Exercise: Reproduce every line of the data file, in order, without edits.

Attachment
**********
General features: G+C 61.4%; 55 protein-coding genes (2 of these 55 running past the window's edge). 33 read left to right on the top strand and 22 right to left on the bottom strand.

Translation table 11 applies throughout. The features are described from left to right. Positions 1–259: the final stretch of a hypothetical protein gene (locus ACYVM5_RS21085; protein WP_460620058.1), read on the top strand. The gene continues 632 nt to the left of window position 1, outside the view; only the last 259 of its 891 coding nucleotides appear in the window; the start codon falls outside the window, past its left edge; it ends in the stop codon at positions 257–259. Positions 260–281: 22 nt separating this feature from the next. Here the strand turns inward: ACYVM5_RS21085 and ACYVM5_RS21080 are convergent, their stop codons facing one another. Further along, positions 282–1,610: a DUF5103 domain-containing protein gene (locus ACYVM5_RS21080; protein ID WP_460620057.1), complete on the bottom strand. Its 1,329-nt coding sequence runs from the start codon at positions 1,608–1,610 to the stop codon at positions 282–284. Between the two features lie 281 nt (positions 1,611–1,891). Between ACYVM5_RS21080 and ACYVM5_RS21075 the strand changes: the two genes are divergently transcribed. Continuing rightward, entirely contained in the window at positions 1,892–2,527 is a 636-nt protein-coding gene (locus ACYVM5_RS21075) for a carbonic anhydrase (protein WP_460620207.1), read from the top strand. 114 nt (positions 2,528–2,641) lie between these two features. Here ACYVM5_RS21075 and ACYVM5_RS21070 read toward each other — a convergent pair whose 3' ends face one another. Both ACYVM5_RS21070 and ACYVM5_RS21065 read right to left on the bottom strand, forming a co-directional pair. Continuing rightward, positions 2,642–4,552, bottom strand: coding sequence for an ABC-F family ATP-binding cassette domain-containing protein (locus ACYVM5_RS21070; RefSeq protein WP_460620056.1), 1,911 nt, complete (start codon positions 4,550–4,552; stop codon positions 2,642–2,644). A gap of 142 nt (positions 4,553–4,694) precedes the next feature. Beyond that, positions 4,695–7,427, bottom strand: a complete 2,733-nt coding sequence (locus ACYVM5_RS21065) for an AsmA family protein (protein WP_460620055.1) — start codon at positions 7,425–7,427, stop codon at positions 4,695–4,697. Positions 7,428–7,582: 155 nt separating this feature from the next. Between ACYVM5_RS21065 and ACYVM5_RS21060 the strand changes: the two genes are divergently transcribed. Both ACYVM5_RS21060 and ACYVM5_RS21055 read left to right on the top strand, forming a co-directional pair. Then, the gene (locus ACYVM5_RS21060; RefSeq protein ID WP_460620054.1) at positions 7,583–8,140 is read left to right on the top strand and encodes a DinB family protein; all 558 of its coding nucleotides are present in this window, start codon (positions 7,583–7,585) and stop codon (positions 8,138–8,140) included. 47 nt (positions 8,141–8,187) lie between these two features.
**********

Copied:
General features: G+C 61.4%; 55 protein-coding genes (2 of these 55 running past the window's edge). 33 read left to right on the top strand and 22 right to left on the bottom strand.

Translation table 11 applies throughout. The features are described from left to right. Positions 1–259: the final stretch of a hypothetical protein gene (locus ACYVM5_RS21085; protein WP_460620058.1), read on the top strand. The gene continues 632 nt to the left of window position 1, outside the view; only the last 259 of its 891 coding nucleotides appear in the window; the start codon falls outside the window, past its left edge; it ends in the stop codon at positions 257–259. Positions 260–281: 22 nt separating this feature from the next. Here the strand turns inward: ACYVM5_RS21085 and ACYVM5_RS21080 are convergent, their stop codons facing one another. Further along, positions 282–1,610: a DUF5103 domain-containing protein gene (locus ACYVM5_RS21080; protein ID WP_460620057.1), complete on the bottom strand. Its 1,329-nt coding sequence runs from the start codon at positions 1,608–1,610 to the stop codon at positions 282–284. Between the two features lie 281 nt (positions 1,611–1,891). Between ACYVM5_RS21080 and ACYVM5_RS21075 the strand changes: the two genes are divergently transcribed. Continuing rightward, entirely contained in the window at positions 1,892–2,527 is a 636-nt protein-coding gene (locus ACYVM5_RS21075) for a carbonic anhydrase (protein WP_460620207.1), read from the top strand. 114 nt (positions 2,528–2,641) lie between these two features. Here ACYVM5_RS21075 and ACYVM5_RS21070 read toward each other — a convergent pair whose 3' ends face one another. Both ACYVM5_RS21070 and ACYVM5_RS21065 read right to left on the bottom strand, forming a co-directional pair. Continuing rightward, positions 2,642–4,552, bottom strand: coding sequence for an ABC-F family ATP-binding cassette domain-containing protein (locus ACYVM5_RS21070; RefSeq protein WP_460620056.1), 1,911 nt, complete (start codon positions 4,550–4,552; stop codon positions 2,642–2,644). A gap of 142 nt (positions 4,553–4,694) precedes the next feature. Beyond that, positions 4,695–7,427, bottom strand: a complete 2,733-nt coding sequence (locus ACYVM5_RS21065) for an AsmA family protein (protein WP_460620055.1) — start codon at positions 7,425–7,427, stop codon at positions 4,695–4,697. Positions 7,428–7,582: 155 nt separating this feature from the next. Between ACYVM5_RS21065 and ACYVM5_RS21060 the strand changes: the two genes are divergently transcribed. Both ACYVM5_RS21060 and ACYVM5_RS21055 read left to right on the top strand, forming a co-directional pair. Then, the gene (locus ACYVM5_RS21060; RefSeq protein ID WP_460620054.1) at positions 7,583–8,140 is read left to right on the top strand and encodes a DinB family protein; all 558 of its coding nucleotides are present in this window, start codon (positions 7,583–7,585) and stop codon (positions 8,138–8,140) included. 47 nt (positions 8,141–8,187) lie between these two features.